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Macquarie academic deciphers ancient spell book

Page last published: 02 Dec 2014

Egytian Handbook of Ritual Power photo by Effy Alexakis An Ancient Egyptian codex from Macquarie University's Museum of Ancient Cultures has been deciphered for the first time, revealing an invocation including both Christian and Gnostic elements, ritual instructions, and a list of twenty-seven spells to cure demonic possession, various ailments, the effects of magic, or to bring success in love and business.

The new book translating this codex, A Coptic Handbook of Ritual Power, was edited by Associate Professor Malcolm Choat, Department of Ancient History and Director, Macquarie Ancient Cultures Research Centre; and Professor Iain Gardner, Chair of the Department of Studies in Religion, University of Sydney.

Ancient spells

After a long invocation, the codex outlines 27 spells, or prescriptions, which offer healing or remedies for other problems people might have, for example:

  • "Someone who is possessed: Say the formula on linseed oil and pitch. Anoint them."
  • "Love charm: Say the formula on wine. Let them drink."
  • "A binding (spell): Say the formula over a new potsherd (and) bury it at the door."
  • "So that any person be subject to you and give glory to you: Say the formula first before you go out - within your house - and before you speak with the person."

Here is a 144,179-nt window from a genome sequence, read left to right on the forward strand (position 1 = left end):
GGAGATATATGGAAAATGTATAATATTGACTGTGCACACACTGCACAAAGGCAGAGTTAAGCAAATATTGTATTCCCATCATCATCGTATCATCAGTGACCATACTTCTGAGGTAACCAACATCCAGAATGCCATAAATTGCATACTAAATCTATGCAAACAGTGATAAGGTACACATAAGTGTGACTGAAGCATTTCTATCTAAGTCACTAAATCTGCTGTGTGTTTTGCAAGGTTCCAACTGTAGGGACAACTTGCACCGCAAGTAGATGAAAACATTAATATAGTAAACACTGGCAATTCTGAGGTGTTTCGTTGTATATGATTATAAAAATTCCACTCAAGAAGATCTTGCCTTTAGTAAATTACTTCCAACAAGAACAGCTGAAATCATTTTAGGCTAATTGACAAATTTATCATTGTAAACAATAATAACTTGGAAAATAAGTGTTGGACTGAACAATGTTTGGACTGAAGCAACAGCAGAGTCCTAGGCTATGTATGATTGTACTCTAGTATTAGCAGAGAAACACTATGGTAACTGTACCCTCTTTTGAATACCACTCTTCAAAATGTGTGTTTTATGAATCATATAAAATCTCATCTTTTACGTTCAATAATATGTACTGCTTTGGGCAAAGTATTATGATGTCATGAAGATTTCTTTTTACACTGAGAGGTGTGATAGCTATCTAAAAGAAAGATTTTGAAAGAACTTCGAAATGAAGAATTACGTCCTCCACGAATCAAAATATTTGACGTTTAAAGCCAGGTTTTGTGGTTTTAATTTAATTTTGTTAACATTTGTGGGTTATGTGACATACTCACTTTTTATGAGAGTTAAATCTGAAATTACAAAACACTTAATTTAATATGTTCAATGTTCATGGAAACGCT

• "When someone has a magic on them: wormwood, wine. Let him drink (it)."
  • "Black jaundice: Black cumin, pepper, wine; let him drink (it). Or if it is that of the gold (i.e. yellow jaundice): milky water, wormwood; and let them wash (in it) and drink (it). Boil the water."
  • "For any sickness: Say the formula on a first (pressing) oil. Anoint them."
  • "For every staunching of blood: Say the formula on a dry gourd. Let them eat (it). If it is in the body (i.e. internal bleeding): apply with vinegar."

"You can see here how similar magic and medicine - things that we think of as quite separate spheres - actually were in antiquity. So as well as being part of the history of magic and religion, this is also part of the history of medicine," says Choat.

Macquarie Papyri

The edition of this codex was carried out as part of a larger project to publish the over 600 papyri held in the Museum of Ancient Cultures, now known as the 'Macquarie Papyri'.

The papyri are mainly Greek texts and there are also some items written in other languages and scripts, notably Demotic and Coptic (Egyptian). Most are papyri in the strictest sense, but the collection also includes a small number of items written on ostraca, parchment, and wooden tablets. Most of the texts date from the period of the third century BC to the eighth century AD.

Coptic Studies at Macquarie

"The type of Coptic used makes us think it might come from the region of el-Ashmunein (ancient Hermopolis) in Upper Egypt," says Choat. "Coptic is the final stage of the Egyptian language, and descendent of the Hieroglyphs. Based on the handwriting, we think the codex was written around 700 AD."

Macquarie University is the only place in Australia where Coptic Studies is offered, and the University has been awarded more than three-quarters of a million dollars in Australian Research Council funding for projects in the area of Coptic Studies and papyrology over the last eight years.

Interested to study Ancient History or Coptic Studies? Learn more about our history degrees from our courses website.

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